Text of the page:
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With Andy as her reliable second, April neutralizes every threat. But she’s still left with one Maid of Honor duty to fulfill. Like Donna, all of the Meagles are “a lot sometimes,” but that’s what makes them who they are. This toothless crew isn’t the fierce and difficult family who raised her. Joe doesn’t want to change Donna, and it’s that unconditional love that’s mellowed her. (Donna is much like her favorite flower: the orchid. She’s rare, expensive, and men have killed for her.) Ultimately, Donna doesn’t want to change the Meagles either. Not even her estranged brother Lavondrius, who she hates.

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“Now no one gets any popcorn.”

Seriously, can we just take a second to appreciate this serene wedding goddess? Donna is the picture of calm and generosity throughout. This is how a bride with a complete and unassailable sense of self does it. Not by sucking up all the attention in the room (except unintentionally – you saw how she was wearin’ that dress.), but by taking advantage of the opportunity of having everyone she loves in one room by letting them know what they mean to her. Even Jerry got his special Donna moment. And his coworkers of several decades will finally call him by his given name.

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Also, shout out to Craig, who did all Donna’s worrying for her. One hopes that he caught up with Typhoon after the reception for a nightcap.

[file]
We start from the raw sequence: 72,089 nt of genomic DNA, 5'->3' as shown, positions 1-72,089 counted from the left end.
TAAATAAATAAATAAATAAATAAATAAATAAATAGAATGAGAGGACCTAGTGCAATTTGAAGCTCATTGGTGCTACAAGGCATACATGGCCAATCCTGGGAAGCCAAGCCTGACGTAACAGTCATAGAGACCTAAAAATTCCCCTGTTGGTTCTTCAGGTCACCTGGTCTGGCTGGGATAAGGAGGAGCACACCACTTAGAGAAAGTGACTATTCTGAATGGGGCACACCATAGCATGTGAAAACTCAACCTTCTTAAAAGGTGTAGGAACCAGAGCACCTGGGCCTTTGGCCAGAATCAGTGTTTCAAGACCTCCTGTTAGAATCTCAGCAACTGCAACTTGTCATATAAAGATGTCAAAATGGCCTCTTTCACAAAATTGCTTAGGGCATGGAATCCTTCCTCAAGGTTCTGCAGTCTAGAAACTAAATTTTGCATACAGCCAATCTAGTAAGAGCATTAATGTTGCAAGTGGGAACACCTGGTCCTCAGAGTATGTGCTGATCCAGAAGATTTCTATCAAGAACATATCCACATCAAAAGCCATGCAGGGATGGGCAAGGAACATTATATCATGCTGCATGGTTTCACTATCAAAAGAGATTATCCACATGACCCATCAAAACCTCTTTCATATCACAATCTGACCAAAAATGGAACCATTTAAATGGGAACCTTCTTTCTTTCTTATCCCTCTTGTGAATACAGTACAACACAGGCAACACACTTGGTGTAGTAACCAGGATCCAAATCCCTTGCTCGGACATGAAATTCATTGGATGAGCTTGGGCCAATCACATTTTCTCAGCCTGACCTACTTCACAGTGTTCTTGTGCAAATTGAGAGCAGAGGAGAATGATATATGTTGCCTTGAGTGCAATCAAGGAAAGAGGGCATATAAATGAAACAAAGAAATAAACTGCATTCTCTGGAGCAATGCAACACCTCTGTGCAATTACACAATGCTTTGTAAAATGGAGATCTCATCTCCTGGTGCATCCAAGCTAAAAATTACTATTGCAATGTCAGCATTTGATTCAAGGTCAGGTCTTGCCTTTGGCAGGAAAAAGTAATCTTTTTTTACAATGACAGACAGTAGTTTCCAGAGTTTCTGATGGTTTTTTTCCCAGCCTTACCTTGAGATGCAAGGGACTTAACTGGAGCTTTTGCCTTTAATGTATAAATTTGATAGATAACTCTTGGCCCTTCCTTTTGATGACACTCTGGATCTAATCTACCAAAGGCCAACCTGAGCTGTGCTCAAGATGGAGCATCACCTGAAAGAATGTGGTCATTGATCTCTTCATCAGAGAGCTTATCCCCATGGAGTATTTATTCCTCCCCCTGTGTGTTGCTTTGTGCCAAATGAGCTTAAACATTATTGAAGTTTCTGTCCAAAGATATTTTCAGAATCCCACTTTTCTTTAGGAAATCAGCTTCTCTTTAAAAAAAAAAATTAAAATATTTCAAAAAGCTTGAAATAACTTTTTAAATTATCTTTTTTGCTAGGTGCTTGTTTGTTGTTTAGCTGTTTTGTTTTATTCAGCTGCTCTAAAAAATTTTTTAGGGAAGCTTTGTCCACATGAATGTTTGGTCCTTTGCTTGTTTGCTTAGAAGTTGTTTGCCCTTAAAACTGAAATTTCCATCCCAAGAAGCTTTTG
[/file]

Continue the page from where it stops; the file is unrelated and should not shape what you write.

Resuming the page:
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Anyway. It’s a good thing that Donna and Joe were keen to share the stage as there was a lot of side business going down. For Ben and Leslie, their newest life choice presents itself in the form of Jen Barkley, the political kingmaker and bossy boss bitch who has always had a soft spot for the Knope-Wyatts.

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Leslie assumes that Jen wants to speak to her about running for office again; Leslie’s been keeping her at bay for years. But Jen’s Gryzzlpad tells a different story. And that story is all about Ben Wyatt for Congress. Jen does not bullshit and she has no time or use for flattery. If she thinks the run is viable, it’s viable. The question is, can their family handle it? Roz is already looking about 2.5 Go, Diego, Go!’s from sticking her head in the oven. We can’t lose Roz, guys. Roz must be protected.

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Leslie’s dreams have evolved so much since we first met her. And they include so many more people now. From the moment Jen dangles that seat in front of Ben, Leslie is on board. She tries valiantly to appear neutral, but Leslie’s never been very good at the hiding of the feelings. (“Ben should be the royal archduke sultan emperor of all inhabitable lands on earth.”) She wants this for him because he’d be amazing at it and because the people she’s dedicated her life to serving deserve a Congressman (or woman) like Ben Wyatt. Maybe this run was something she thought she wanted for herself back in the day, but it’s not anymore. And not for a second does Leslie claim ownership of that long-abandoned goal. They’re really killing it at this marriage thing. Right, Ben?

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“Wouldn’t it be tight if everyone was chill to each other?” – Parks and Recreation Recap

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Season 7, Episode 5: GryzzlBox
Posted by Sage

On Leslie’s strategy board, she’s endeavored to list every possible method of bringing down Gryzzl, up to and including an “act of god.” She’s overlooking the obvious. Gryzzl’s manufactured mask of “chill” may not be its downfall, per se. But it’s certainly the company’s handicap.